ONGC, Bharat Petroleum and Oil India have combined 30% participating interest in the gas project and will shell out about $2 billion.
Oil and Natural Gas Corp., Bharat Petroleum and Oil India NSE 0.29% have begun making their share of payment of about $2 billion towards the much-delayed Mozambique liquefied natural gas (LNG) project.
Three state-run firms have a combined 30% participating interest in the Mozambique gas project, which made a final investment decision last year to spend about $15 billion on developing gas fields and liquefaction project. About 60% of the project cost is planned to be funded by debt while the balance 40% would be shared as equity contribution by all stakeholders proportionately. Of the $6 billion equity component, Indian firms will contribute about 30% or a little less than $2 billion.
ONGC, which owns 16% participating interest in the project, will have to pay about $1 billion while BPCL and Oil India with their 10% and 4% interest, respectively, will contribute a little less than $1 billion together, according to people familiar with the matter. The cash calls have started and companies have begun transmitting their contributions, they said. The full contribution will have to be made over four years.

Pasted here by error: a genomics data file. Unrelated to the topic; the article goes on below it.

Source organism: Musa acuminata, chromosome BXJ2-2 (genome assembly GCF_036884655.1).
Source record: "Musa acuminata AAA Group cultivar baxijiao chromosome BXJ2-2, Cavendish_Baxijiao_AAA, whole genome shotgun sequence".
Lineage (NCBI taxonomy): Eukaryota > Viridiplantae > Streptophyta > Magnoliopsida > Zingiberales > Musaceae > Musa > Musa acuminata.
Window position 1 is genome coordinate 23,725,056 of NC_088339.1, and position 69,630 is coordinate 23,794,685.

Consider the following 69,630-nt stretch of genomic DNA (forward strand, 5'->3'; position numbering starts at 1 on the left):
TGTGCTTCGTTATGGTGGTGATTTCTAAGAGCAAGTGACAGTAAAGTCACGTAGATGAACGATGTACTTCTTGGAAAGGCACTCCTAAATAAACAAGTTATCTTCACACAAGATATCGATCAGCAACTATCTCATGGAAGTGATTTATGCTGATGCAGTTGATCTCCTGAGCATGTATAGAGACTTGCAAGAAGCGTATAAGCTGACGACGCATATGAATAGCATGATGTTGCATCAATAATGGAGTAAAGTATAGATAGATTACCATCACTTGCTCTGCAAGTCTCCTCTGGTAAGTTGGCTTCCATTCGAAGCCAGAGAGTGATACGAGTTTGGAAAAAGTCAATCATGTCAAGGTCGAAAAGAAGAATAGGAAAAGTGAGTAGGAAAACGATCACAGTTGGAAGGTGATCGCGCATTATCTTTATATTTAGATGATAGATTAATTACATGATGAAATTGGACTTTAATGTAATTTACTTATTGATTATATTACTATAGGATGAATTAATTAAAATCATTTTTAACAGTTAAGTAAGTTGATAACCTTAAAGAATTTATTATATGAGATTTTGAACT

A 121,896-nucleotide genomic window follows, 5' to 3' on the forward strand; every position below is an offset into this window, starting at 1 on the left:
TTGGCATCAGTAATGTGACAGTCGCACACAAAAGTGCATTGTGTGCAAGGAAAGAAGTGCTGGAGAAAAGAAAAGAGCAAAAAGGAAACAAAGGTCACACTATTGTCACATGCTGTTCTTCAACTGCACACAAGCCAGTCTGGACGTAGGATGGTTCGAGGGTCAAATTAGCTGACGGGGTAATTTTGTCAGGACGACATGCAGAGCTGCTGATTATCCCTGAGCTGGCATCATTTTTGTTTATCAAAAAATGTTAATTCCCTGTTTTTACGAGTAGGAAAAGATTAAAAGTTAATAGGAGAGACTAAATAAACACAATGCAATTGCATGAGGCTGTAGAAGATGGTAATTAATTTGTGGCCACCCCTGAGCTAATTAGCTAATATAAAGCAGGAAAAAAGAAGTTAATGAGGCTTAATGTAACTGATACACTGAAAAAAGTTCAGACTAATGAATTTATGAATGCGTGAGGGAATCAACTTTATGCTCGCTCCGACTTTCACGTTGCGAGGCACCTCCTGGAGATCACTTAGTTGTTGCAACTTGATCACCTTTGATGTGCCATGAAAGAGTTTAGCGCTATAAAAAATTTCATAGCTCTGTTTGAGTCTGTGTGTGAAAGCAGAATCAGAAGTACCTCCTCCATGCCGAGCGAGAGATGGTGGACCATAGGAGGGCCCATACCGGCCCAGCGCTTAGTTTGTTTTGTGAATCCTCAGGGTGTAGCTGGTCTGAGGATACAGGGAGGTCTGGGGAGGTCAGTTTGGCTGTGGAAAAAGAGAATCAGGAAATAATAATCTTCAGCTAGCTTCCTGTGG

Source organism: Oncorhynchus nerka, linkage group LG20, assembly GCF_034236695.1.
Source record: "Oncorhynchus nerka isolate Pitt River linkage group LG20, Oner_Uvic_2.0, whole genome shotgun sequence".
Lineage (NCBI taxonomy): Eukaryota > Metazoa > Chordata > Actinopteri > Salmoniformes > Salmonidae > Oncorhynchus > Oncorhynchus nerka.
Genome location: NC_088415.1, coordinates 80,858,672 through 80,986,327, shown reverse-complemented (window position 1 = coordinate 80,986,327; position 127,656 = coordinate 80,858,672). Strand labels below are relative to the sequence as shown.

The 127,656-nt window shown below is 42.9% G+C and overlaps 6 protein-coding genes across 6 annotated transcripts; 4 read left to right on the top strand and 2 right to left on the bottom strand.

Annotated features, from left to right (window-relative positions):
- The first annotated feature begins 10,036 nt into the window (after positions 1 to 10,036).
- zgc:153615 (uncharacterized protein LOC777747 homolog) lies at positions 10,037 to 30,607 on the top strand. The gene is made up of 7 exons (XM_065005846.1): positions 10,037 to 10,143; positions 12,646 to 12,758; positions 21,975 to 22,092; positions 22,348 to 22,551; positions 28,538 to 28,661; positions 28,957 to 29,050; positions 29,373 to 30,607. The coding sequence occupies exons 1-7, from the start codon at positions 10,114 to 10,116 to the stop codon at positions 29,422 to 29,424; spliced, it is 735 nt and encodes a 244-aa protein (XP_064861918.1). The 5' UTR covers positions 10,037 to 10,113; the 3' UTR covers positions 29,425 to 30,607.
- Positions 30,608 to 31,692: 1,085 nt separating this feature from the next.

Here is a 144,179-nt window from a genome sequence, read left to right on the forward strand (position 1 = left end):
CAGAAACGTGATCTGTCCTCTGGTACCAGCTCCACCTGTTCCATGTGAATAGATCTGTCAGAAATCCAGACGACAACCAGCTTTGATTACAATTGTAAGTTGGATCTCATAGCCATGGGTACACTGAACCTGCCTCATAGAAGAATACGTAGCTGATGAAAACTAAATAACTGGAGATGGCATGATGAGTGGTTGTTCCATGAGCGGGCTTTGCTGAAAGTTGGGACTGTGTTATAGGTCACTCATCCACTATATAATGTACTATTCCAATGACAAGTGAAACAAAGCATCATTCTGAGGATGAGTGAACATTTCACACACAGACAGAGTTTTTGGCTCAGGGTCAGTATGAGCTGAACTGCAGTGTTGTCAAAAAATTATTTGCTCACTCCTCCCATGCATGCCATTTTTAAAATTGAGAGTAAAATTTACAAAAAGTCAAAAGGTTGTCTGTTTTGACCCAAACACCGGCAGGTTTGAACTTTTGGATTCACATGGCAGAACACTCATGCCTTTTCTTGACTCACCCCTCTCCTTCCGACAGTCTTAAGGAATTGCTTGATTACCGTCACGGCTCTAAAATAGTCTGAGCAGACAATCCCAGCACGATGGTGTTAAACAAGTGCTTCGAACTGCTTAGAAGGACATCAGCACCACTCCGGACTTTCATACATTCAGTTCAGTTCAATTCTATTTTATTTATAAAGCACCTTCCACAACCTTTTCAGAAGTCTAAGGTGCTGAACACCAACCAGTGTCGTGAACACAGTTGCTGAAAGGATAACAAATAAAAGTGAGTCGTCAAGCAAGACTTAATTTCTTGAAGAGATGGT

Total, the French energy giant, is the operator of the project with 26.5% stake, which it acquired last year for $3.9 billion. Japan’s Mitsui holds 20% while the balance is split between ENH (15%) and PTTEP Mozambique Area 1 Ltd. (8.5%).
The current project involves development of the Golfinho and Atum fields located within Offshore Area 1 and the construction of a two-trains liquefaction plant with a capacity of 12.9 million tonnes per year. The Area 1 contains more than 60 trillion cubic feet (Tcf) of gas resources, of which 18 Tcf will be developed with the first two trains. The project will start production by 2024, according to Total.
The project was initially expected to start production in 2018. A collapse in the oil and gas market that began in 2014 contributed towards the delay in the Mozambique project. A supply glut in LNG market made it harder for the project operators to find buyers. But the project has now been able to sell almost 90% of its production through long-term contracts with LNG buyers in Asia and Europe. The project would also provide gas for consumption in Mozambqiue. The LNG market is currently oversupplied as liquefaction projects have proliferated across the globe. Analysts do not expect LNG prices to recover quickly.
Source: The Economic Times